CASE STUDIES AND WHITE PAPERS
Sometimes technology innovations come along which cause a paradigm shift in how products are designed.
The Nationwide Impact Of California’s Hexavalent Chromium Regulations
California recently became the first U.S. state to regulate hexavalent chromium in drinking water. Will others follow suit?
Arsenic Removal Technologies: A Review
Arsenic is a common element in the earth’s crust, natural groundwater, and even the human body. It is an odorless and tasteless semi-metal (metalloid) that is naturally present in aquifers throughout the U.S. and the world.
UV Disinfection Eliminates Groundwater-Borne Pathogens At Water Utility
A study led by the Marshfield Clinic Research Foundation set out to prove the growing evidence 'that our groundwater is fairly heavily contaminated with human pathogenic viruses.'
UV Disinfection Produces Highly Purified Water In Silicon Valley
With diminished rainfall, a depleted aquifer basin, near-empty recharge ponds, and an earthquake-vulnerable aqueduct system, the Santa Clara Valley Water District (SCVWD) in San Jose, CA, required additional water supplies to maintain regional economic vitality for its growing community.
EPA’s Upcoming Regulation On Strontium — What You Need To Know
In October, the U.S. Environmental Protection Agency (EPA) made a preliminary determination to regulate strontium in the nation's drinking water.
The UV Uprising: How UV Disinfection Will Claw Its Way To Prominence
Chlorination in all of its forms — gas, liquid, or solid — has been the primary way for treatment plants to disinfect the treated wastewater. The treatment plants that use gas chlorination must face federal regulatory oversight in the form of a Risk Management Program (RMP). Liquid chlorine plants trade in the regulatory oversight for a more expensive and less effective product. While chlorine in its solid form is good for small treatment facilities known as package plants (named for their mobility). However, ultraviolet (UV) technology is rapidly altering the landscape of disinfection throughout the industry.
Known For “Healing Waters,” Pagosa Springs Restores Its Potable Water System With Help From SolarBee® Mixers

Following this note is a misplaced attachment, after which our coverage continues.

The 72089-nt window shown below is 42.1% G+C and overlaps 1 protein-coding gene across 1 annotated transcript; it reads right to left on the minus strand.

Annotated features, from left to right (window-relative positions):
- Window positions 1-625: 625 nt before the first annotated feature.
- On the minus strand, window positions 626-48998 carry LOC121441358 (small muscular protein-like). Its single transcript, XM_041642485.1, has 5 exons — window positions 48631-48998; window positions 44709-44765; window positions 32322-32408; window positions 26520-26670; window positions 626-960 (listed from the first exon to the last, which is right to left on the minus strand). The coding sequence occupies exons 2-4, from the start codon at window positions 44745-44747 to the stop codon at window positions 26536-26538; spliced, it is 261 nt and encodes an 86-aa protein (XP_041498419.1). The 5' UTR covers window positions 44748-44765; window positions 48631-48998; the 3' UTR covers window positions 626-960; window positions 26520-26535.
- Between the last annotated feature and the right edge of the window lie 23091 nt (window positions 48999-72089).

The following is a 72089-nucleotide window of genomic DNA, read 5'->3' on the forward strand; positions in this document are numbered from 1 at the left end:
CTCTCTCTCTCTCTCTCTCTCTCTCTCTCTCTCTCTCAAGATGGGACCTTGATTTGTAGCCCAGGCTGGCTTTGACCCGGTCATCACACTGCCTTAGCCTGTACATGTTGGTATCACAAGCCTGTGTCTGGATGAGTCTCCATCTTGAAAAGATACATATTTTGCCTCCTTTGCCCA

Located in the high desert plateau of southwestern Colorado, Pagosa Springs is famous for its geothermal hot springs, which draw visitors worldwide to soak in the mineral-rich water. The Utes called the sulfur springs “Pah-gosah,” meaning “healing waters.” You might say the town’s potable water system is healed now as well.
CDOX® Demonstration – Large-Scale Drinking Water Facility
This brief memo will provide a snapshot of data and information from BlueInGreen’s most recent CDOX® success at a 120 MGD municipal water treatment plant in the Midwest.
Treating Trace Contaminants In Drinking Water - Aurora, Colorado (Case Study)
Many waterways contain environmental contaminants resulting from agricultural runoff or industrial/municipal wastewater discharge. Possible environmental contaminants include nitrosamines, pesticides, pharmaceuticals, personal care products or other environmental contaminants. To protect residents from these contaminants, the City of Aurora set stringent water treatment goals, and adopted an advanced treatment process at the Aurora Reservoir Water Purification Facility. Find out what role our TrojanUVPhox™ plays in that process.
Ozone Disinfection System Provides Treatment In Arizona
Water is disinfected before it enters the distribution system to ensure that dangerous microbial contaminants are killed.
Solving A Taste and Odor Problem Step By Step (Article)
The City of Alliance Ohio’s water system has experienced annual Taste and Odor (T&O) events since the mid 1950’s, when the first of two reservoirs, Deer Creek Reservoir, was placed into service. Nutrient contaminants, in particular phosphorous, in the watershed accumulate in the reservoirs causing algal blooms. By Terry Keep of TrojanUV, Said Abou Abdallah of Arcadis, and Dr. Dean Reynolds, Department of Water Treatment City of Alliance, Ohio